Path to innovation won't be smooth

PUBLISHED : Sunday, 24 May, 2015, 3:53am
UPDATED : Sunday, 24 May, 2015, 3:53am

China's goal of becoming the world's leader in the manufacture of innovative technologies in just over three decades is ambitious. Factories producing low-cost goods have to be replaced, a markedly different mindset towards intellectual property has to take hold and people given every chance to be creative and see ideas realised. It is a far-reaching plan backed with bold thinking, but a necessity if there is to be substantially greater development. That can happen only if all in government, finance and industry get behind it.

The plan, Made in China 2025, is a three-step strategy that aims to first make the nation a hi-tech manufacturing power within a decade. There will be a focus on 10 areas: New information technology, numerical control tools and robotics; aerospace equipment; ocean-engineering equipment and ships; railway equipment; energy-saving and new-energy vehicles; power equipment; new materials; biological medicine and medical devices; and agricultural machinery. Unveiled by the State Council last week, Premier Li Keqiang has described it as an upgraded version of "Made in China", with "Created in China" being the objective. The extraordinary achievements in domestic railway construction and growing international presence is proof of abilities and potential.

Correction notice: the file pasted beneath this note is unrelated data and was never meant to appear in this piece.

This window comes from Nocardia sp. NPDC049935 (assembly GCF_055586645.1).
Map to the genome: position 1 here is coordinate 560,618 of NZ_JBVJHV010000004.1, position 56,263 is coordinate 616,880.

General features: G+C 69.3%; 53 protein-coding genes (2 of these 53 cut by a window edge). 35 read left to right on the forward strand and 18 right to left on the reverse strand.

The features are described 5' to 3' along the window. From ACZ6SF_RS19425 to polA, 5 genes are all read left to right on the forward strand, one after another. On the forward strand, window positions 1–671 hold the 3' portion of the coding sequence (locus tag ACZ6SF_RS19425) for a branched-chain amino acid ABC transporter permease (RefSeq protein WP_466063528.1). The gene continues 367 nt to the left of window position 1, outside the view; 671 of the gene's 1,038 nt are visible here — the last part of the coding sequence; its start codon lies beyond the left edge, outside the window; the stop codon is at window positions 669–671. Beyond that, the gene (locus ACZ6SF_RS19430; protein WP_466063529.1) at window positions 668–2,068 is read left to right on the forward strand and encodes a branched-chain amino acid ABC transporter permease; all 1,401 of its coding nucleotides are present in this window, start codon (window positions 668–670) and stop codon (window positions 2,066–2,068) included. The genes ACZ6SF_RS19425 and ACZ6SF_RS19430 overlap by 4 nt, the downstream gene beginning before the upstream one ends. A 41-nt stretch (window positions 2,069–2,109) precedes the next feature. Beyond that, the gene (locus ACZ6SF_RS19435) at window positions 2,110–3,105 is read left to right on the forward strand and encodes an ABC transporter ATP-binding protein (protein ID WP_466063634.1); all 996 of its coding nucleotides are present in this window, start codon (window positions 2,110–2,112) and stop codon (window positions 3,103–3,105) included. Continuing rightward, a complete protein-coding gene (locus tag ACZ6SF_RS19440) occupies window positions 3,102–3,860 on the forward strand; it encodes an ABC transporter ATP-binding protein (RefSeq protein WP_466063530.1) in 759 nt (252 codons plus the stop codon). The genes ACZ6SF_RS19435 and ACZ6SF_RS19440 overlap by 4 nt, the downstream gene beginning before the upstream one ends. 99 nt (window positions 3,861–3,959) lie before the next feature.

Long before China became the top global manufacturing base in 2010, it was known as the "world's factory". But the "Made in China" tag has been associated with cheap products, made possible by low labour costs. Three decades of economic growth have dramatically improved lives, but with it has come higher wages and multinational companies are increasingly moving production to less expensive countries like Bangladesh and Sri Lanka. The slowing Chinese economy has deepened concern about a middle-income trap and boosting salaries and spending power is perceived as the most reliable way towards ensuring even and sustained growth.

It is a good strategy, but the upgrade to a new level of manufacturing is not going to be smooth. The bureaucracy, one of Li's main peeves, has to change its ways through cutting red tape and streamlining policies. Intellectual property rights of others have to be respected. The higher education system has to evolve to produce a workforce with the necessary technical skills. Financial institutions have to be more willing to give loans to startups with innovative ideas. The aims are achievable only if the right environment is first put in place.